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Conflict occurs when two or more parties have opposing attitudes or approaches to a particular situation, issue or person. Obvious sources of conflict range from a difference of opinion, problematic working conditions or unrealistic work expectations through discriminatory behaviour (such as racism or sexism), to poor communication or non-compliance with organisational norms or values.

There are situations where an ethical or practical issue emerges that you know should be confronted. Here, conflict can be positive – you may even have to create it temporarily. For example, a member of staff turns up late every day and the manager fails to confront the individual. This avoidance, may in future lead to a development of conflict through frustration and resentment in the other team members.

Conflict can occur between a member of staff and the manager, between two or more members of a team, or between departments, sections or managers. Whether you are involved directly affects whether you negotiate with someone else, apply grievance or disciplinary measures or mediate between other parties.

Conflict can be covert and take the form of resentment from a team member passed over for promotion or irritation caused by an individual’s personal habits. Such conflict is much harder to detect and easier to ignore. Whichever type it is, all conflict still needs to be managed before it becomes a destructive force.


The Advantages of managing conflict situations are:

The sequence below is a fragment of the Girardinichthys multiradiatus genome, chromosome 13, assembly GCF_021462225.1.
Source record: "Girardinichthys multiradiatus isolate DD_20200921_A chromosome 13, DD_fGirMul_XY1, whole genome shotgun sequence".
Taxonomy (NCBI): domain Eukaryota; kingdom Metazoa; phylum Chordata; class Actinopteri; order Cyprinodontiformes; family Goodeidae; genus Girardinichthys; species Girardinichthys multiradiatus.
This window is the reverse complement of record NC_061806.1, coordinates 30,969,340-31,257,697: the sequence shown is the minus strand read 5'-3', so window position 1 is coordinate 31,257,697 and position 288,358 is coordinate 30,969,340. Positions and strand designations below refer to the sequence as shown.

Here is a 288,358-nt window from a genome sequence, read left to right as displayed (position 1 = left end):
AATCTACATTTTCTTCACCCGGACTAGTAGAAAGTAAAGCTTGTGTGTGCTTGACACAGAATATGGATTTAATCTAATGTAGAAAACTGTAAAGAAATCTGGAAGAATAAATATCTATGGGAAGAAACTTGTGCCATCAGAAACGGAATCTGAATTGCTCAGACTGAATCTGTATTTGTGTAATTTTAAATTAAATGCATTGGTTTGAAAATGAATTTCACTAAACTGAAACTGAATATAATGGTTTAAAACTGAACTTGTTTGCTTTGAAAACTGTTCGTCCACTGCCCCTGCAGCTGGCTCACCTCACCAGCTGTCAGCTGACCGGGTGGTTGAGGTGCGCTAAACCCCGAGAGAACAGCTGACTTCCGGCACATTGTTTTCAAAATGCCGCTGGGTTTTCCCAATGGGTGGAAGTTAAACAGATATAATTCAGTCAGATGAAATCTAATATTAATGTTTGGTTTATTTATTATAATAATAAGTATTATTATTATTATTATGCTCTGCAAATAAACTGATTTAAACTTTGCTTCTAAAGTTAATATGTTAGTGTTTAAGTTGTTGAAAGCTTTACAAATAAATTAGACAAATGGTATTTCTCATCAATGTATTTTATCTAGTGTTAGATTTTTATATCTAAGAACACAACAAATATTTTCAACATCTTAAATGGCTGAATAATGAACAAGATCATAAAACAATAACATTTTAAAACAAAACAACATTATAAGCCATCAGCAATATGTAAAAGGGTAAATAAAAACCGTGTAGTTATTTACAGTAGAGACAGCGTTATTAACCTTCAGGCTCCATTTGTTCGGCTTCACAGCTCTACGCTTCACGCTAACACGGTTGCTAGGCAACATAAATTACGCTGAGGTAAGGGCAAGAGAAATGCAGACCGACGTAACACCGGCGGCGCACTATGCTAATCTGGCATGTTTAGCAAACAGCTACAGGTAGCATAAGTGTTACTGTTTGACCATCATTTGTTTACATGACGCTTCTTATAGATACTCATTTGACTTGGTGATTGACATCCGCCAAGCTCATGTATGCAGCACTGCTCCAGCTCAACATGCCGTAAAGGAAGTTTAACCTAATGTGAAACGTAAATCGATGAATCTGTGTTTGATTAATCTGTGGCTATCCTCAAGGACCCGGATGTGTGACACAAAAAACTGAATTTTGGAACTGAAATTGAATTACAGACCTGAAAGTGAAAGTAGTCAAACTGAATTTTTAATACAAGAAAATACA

• better motivated staff; staff energies are directed to work rather than emotions
  • an organisation or staff that presents a positive image to the outside world
  • improved team work
  • better personal development of individuals.


The Disadvantages of avoiding or failing to manage a conflict situation may include:

  • it will fester and may spread to others
  • staff energies become dissipated
  • misdirected energies contribute to falling productivity
  • inaction may be the easy option in the short term, but the problem ultimately will be harder to solve.

Steps to resolve conflict:

  1. Recognise conflict
    To handle conflict you have to spot it. Remember it can be overt – from an obvious or identifiable cause, clearly visible and defined, or covert – from a less obvious cause, hidden and with a potentially unrelated root source (eg a member of staff could apparently be in conflict with colleagues, when the real root cause is their perception that a supervisor’s treatment of them is discriminatory).
  2. Monitor the climate